‘Let’s play! Oink Games’ is no Jackbox, but it’s a worthy collection of party games

Every year I try to keep a small “holiday game cafe” in my apartment, where I invite friends over to play board and card games. While last year’s party was understandably canceled, this year I invited a small group past, and we indulged in tabletop titles such as We are doomed and . Inevitably, we reached the point in the evening where people’s attention began to diverge, so it seemed like a good idea to switch to party video games. But instead of the old standby Jackbox, I remembered that Oink Games had just released a board game collection and decided to give it a go.

We discovered that Let’s play! Oink game was not like Jackbox party packages at all, as it did not work with phones and required separate copies of the game on separate consoles. Pass by. So we turned off the switch, plugged in my laptop and booted up Jackbox Party Pack 8 instead.

If you live in a friendless cave and are not familiar with Jackbox, it’s a pretty good series: Each “Party Pack” has five party games that anyone can join in with their phone (or any web browser) by going to Jackbox.tv and entering the special room code. The narrator explains how to play and lead the group through each round – which makes it pretty good for those guests who are not attentive or are super, super drunk. Most of the games involve drawing, trivia or writing stupid words. (My particular favorite is ‘Mad Verse City’ from Jackbox Party Pack 5, a rap game.)

After everyone was gone, I decided to give Let’s play! Oink game another attempt. And even though it’s not an alternative to Jackbox (it’s more like Clubhouse games, if anything), it’s still a bit of a fun experience, even though it’s not worth the $ 22 I spent.

There are only four games included in the set: Startups, Deep Sea Adventures, A fake artist goes to New York, and‘Moon adventure. They are all computerized versions of Oink’s board games, which come in small boxes the size of card decks and usually cost $ 20 each. In that sense, the video game version seems like a good deal. You can choose to play online with either people you know or strangers, offline with people you know, or offline with CPU opponents.

Let's play!  Oink Games: A Fake Artist Goes to New York

Let’s play! Oink Games: A Fake Artist Goes to New York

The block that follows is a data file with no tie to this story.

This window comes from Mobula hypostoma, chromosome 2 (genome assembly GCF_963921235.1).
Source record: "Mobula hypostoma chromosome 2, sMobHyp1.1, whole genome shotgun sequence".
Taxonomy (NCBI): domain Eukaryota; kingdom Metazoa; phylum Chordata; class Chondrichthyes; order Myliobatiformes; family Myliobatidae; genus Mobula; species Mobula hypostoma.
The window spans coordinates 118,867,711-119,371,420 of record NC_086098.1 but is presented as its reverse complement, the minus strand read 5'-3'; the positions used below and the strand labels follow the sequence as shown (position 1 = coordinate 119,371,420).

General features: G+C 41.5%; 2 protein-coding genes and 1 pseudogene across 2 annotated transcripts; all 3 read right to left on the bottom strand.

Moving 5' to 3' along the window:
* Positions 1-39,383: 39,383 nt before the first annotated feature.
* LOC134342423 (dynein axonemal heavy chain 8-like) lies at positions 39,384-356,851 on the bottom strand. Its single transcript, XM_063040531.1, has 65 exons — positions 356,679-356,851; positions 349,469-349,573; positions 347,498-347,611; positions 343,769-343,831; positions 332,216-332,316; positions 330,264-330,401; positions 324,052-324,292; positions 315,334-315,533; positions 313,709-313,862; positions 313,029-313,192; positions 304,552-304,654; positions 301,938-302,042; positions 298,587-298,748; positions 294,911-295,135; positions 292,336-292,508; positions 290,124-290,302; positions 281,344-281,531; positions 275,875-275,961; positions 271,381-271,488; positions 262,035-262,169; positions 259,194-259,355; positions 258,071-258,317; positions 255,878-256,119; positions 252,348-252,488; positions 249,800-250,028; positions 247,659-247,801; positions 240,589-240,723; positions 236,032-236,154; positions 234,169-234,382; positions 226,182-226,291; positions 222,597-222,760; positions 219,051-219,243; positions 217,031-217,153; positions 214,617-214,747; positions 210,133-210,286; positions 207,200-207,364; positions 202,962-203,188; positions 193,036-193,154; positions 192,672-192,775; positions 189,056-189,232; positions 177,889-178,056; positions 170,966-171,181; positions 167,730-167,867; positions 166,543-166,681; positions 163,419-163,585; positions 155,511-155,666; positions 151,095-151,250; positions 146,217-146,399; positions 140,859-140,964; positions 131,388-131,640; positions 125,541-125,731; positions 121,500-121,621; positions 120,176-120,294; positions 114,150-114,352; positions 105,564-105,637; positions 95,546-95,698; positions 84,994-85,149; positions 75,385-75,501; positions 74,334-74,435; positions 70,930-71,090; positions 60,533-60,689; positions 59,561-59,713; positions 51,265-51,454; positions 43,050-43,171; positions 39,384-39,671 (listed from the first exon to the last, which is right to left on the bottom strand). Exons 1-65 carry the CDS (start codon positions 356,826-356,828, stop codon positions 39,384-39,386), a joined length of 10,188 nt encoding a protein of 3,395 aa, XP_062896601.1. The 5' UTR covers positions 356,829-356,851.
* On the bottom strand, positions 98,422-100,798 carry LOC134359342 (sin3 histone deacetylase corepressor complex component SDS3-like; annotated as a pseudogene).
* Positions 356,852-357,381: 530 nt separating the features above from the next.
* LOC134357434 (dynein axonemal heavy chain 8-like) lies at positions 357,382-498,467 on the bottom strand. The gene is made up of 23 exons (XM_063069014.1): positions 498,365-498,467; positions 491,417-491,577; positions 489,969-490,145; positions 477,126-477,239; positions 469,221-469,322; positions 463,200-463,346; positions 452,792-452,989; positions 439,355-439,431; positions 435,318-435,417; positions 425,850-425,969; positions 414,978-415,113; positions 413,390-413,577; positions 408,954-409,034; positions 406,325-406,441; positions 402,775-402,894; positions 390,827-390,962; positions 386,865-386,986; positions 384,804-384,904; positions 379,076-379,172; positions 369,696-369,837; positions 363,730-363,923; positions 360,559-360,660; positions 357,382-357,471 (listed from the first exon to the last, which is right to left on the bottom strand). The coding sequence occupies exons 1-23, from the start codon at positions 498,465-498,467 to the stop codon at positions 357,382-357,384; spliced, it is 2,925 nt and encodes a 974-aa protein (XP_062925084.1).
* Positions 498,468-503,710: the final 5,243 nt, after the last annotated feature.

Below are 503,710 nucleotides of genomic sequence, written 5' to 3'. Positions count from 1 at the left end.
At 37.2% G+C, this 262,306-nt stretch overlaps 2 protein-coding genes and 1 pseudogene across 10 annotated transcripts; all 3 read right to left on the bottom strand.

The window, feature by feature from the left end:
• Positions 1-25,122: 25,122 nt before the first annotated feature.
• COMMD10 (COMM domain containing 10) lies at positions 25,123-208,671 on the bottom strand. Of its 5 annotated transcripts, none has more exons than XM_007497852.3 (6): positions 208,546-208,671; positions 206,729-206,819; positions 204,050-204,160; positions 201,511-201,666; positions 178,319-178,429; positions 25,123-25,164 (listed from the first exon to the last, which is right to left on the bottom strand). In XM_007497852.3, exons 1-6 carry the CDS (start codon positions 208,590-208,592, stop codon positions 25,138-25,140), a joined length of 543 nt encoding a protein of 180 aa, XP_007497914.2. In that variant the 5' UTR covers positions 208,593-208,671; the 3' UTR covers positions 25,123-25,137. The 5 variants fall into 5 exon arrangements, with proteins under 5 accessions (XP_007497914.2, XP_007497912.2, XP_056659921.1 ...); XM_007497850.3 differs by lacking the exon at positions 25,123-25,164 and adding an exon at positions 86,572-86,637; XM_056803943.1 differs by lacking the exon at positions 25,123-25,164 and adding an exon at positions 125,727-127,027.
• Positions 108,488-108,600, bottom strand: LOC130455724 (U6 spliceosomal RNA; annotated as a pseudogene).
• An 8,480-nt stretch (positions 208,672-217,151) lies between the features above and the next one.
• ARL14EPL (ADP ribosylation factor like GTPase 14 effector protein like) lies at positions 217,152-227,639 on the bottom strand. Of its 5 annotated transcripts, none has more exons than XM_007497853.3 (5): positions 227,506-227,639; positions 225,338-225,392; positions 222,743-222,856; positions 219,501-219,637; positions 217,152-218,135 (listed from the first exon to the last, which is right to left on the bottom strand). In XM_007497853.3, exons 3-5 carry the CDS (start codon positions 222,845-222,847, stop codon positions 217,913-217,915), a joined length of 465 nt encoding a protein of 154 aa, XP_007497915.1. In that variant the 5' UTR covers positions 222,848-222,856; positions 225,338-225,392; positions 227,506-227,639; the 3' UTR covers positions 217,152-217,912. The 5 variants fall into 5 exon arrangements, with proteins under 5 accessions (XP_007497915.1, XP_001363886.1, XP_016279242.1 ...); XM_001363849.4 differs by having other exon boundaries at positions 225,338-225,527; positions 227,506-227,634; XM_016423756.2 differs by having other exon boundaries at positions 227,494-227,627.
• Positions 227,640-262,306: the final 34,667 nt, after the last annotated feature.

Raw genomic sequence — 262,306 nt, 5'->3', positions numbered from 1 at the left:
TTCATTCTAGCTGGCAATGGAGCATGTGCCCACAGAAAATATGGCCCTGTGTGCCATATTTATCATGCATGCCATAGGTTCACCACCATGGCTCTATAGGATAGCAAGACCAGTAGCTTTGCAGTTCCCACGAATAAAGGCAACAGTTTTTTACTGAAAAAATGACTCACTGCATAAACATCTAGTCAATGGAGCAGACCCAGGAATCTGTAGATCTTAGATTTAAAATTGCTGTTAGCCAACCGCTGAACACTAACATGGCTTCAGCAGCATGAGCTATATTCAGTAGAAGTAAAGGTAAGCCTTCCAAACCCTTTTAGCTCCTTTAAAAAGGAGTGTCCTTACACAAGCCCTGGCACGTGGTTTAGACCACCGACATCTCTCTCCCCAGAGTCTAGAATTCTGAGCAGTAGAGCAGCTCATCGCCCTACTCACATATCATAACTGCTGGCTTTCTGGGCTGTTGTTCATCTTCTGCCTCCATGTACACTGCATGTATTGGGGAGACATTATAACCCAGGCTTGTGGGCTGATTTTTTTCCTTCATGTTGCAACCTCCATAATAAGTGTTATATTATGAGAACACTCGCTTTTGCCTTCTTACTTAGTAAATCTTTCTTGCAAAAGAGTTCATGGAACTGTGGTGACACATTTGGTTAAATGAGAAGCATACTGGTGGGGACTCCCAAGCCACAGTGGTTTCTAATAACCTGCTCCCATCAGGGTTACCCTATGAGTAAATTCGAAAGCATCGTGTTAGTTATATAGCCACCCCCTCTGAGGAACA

Offline with friends did not take place as you, as I pointed out earlier, all need your own copy of the game and a console. I was trying to find an online match, only to find that nothing was going on. So my only choice was offline with CPU opponents.

Unfortunately, A fake artist goes to New York can not be played with CPU opponents as it is a drawing game where all players except one get a prompt and you have to find out who the “fake” artist is. I discovered that too Moon adventure may have multiple players, but the user has the task of playing them all, as it is a co-op game. So it’s really a struggle with resource management when you’re trying to gather supplies before your oxygen runs out. I found this the hardest of all, even after looking at the useful instructions and videos that the game is built into. Despite all my concerns with the title, the instructions are really well executed.

Let's play!  Oink Games: Startup Game

Let’s play! Oink Games: Startup Game

However, the instructions did not get me any closer to winning Startups, one of the two games where CPU players can participate. And man, are they merciless. The idea is to gather as many “shares” in a company as possible, but if you do not have most, you end up having to pay out to the one who has. It’s like a modern version of Monopoly, where you land on the Boardwalk all the time. At least this one plays much faster.

The last game, Deep Sea Adventures, is my favorite. It is a kind of competitive and cooperative, as all players must share the same oxygen supply, and diving too deep will quickly deplete it. When I got into the rhythm of collecting treasures and running back to the sub as fast as possible, I mastered the game and kicked CPU ass regularly.

Although it might have been unfair of me to expect Let’s play: Oink Games to be one Jackbox replacement, there is still a lot of room for growth in what they have. I would like to see a state where users who do not own the game can play on their own systems with someone who does, just like Mario Kart used to work on DS. And I hope they add more games, if only because it’s an easier way to learn to play instead of trying to jigsaw poorly translated print instructions from Japanese, which is what you’re dealing with in the physical versions.

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